Holy Week is upon us. The question for us is how will we keep this week holy? I hope you will take some added time to pray this week. Our church offers beautiful liturgies through the period we call the Triduum (the three days leading up to Easter). I hope you will take time to participate in these liturgies. Another way our parish tries to keep this week holy is by not scheduling meetings as usual. This is a time to prepare for the celebration of the Triduum and Easter. It is a time to spend time in prayer and fasting. What will you do differently in your home that will speak of the holiness of this week to you?
Below is an excerpt of the reflection that Patricia Sanchez has in Celebration for Holy Week.
There is a story of an elderly man who meditated every morning under a big tree on the bank of the Ganges River. One morning, after he had finished praying, the man opened his eyes and saw a scorpion floating helplessly in the water. As the scorpion washed nearer to the tree, the man quickly stretched himself out on one of the long roots that extended over the river and reached out to save the drowning creature. As soon as he touched it, the scorpion stung him. Instinctively, the man withdrew his hand. A few moments later, when he had regained his balance, he stretched himself again on the tree roots to save the foundering scorpion. Again, the scorpion stung him. This time the sting was so severe that the man’s hand became swollen and bloody and his face contorted with pain.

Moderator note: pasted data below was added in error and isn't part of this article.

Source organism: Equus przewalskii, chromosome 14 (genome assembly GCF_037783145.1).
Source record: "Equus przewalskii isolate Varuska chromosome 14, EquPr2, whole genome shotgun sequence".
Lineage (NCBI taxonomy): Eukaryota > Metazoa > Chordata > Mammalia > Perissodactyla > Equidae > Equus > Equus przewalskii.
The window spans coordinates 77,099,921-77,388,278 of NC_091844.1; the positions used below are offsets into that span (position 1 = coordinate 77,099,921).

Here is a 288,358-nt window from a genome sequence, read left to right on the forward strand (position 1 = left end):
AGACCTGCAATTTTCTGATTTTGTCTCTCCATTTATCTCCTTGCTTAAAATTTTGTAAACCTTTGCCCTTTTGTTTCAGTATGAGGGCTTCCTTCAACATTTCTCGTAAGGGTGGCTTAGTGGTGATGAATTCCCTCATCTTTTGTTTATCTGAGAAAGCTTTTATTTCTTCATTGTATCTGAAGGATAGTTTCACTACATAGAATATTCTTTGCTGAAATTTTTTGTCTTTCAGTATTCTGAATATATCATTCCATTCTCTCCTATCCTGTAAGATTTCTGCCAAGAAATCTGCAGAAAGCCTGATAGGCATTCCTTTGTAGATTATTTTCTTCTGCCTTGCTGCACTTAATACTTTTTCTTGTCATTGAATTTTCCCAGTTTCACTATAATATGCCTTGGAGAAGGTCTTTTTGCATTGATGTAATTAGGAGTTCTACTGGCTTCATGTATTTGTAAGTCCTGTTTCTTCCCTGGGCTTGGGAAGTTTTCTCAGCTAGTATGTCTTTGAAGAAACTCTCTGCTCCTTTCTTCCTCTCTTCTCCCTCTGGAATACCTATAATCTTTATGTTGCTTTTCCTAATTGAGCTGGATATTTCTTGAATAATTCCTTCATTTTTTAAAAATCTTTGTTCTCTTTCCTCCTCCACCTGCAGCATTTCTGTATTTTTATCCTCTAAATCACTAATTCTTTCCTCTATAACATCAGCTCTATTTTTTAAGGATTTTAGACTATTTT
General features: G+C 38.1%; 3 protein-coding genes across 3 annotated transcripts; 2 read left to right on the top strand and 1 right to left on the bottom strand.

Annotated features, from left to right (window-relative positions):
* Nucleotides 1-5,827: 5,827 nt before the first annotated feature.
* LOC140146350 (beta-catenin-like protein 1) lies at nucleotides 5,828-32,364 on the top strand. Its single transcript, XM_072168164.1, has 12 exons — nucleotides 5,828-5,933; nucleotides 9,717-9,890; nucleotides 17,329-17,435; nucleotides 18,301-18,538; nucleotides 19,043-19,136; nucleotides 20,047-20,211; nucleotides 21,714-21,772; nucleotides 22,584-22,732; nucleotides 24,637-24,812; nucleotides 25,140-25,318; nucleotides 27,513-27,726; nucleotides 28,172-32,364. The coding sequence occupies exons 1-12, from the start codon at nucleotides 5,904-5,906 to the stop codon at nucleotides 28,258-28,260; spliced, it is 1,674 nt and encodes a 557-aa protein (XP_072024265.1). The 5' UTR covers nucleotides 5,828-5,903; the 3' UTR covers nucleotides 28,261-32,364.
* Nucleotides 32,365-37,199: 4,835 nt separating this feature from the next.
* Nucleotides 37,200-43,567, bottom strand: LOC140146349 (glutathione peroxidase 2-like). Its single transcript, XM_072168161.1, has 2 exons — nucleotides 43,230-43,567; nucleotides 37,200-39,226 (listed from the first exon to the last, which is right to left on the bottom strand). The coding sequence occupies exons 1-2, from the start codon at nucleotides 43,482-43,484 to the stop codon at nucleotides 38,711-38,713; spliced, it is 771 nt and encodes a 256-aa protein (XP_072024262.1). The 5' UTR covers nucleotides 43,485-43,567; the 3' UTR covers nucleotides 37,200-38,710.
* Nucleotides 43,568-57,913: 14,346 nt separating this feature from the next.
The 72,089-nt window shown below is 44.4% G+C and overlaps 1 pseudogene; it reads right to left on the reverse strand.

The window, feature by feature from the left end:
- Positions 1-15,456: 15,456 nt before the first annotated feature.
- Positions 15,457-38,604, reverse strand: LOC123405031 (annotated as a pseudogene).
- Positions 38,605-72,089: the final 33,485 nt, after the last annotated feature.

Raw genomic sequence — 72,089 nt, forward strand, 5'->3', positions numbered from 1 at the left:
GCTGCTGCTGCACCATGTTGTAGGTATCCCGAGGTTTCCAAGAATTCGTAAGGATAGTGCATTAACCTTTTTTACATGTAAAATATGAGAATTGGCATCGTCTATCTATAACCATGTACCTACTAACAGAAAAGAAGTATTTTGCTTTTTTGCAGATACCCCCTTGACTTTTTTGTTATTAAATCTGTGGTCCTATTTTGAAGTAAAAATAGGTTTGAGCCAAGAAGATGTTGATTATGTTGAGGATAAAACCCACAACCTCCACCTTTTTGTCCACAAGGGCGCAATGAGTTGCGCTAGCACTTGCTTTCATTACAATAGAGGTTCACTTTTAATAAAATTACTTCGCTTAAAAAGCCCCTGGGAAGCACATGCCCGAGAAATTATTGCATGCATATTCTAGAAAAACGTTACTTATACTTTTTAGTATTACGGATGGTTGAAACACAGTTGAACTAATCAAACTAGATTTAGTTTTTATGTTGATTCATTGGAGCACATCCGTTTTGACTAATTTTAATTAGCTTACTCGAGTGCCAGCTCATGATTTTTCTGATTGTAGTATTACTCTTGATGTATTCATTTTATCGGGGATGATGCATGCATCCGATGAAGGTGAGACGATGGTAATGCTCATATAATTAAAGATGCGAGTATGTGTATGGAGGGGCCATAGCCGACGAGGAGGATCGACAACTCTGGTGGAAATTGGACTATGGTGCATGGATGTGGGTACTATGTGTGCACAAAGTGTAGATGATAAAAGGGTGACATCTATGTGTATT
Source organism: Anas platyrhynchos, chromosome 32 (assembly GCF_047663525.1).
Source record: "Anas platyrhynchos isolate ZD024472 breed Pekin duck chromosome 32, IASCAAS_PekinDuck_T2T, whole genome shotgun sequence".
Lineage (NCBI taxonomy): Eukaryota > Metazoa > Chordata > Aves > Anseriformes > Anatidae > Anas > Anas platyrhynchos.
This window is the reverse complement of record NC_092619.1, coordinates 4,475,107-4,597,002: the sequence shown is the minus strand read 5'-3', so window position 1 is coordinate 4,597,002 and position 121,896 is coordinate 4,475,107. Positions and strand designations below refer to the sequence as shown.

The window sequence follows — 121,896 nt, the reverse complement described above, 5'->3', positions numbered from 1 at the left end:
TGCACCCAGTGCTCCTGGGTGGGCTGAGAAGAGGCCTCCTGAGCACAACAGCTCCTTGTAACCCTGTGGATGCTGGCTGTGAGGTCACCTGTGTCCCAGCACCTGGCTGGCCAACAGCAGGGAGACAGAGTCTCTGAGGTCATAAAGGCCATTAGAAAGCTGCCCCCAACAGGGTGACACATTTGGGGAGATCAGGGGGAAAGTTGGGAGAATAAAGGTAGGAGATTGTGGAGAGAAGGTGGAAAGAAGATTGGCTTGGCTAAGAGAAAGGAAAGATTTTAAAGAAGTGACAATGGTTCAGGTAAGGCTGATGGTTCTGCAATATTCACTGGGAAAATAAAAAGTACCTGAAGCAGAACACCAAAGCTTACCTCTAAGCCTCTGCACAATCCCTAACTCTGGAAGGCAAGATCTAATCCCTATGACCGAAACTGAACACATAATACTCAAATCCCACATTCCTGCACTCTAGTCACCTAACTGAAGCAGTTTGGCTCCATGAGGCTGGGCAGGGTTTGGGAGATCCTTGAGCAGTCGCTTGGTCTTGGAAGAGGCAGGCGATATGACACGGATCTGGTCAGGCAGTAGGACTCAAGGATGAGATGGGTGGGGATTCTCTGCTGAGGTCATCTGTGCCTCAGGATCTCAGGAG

At that very moment, a passerby saw the old man stretched out on the tree root, still struggling with the uncooperative scorpion. He shouted, “Hey, stupid old man, what’s the matter with you? Only a fool would risk his life for the sake of an ugly, evil creature! Don’t you know you could kill yourself trying to save that ungrateful scorpion?”
At that, the old man turned and, looking directly into his detractor’s eyes, calmly replied, “My friend, just because it is in the scorpion’s nature to sting, that does not change the fact that it is in my nature to save.”
With this old tale in mind, we turn to the sacred texts of this most holy week in order to remember and celebrate that it is in God’s nature to love, to forgive, to heal, protect and save. Even when human beings do what is wrong or selfish or downright evil, God’s nature does not change…
In Matthew’s Passion account we are told of Judas’ betrayal and Peter’s denial. The disciples fall asleep when Jesus needs their support. Lies are told about Jesus and people mock him…Then, in the most horrifying but sacred moment when Jesus gives up his spirit on the cross, the evils of humankind, grave though they are, will be eclipsed by a love that is at once intense and pure…This loving nature of God was reflected in Jesus’ gentle way with sinners, in his willingness to welcome children, in his outreach to foreigners and outcasts. God’s loving nature was evident each time Jesus healed the sick and forgave sinners. This love was revealed most eloquently at the last supper Jesus shared with his friends where he gave himself as food…
As we celebrate these most holy days, let us remember, as we break open the bread of the word and share the bread of life, that God’s nature continues to be revealed to us. May we also live in such a way that God’s nature is revealed through us.
May your week be holy.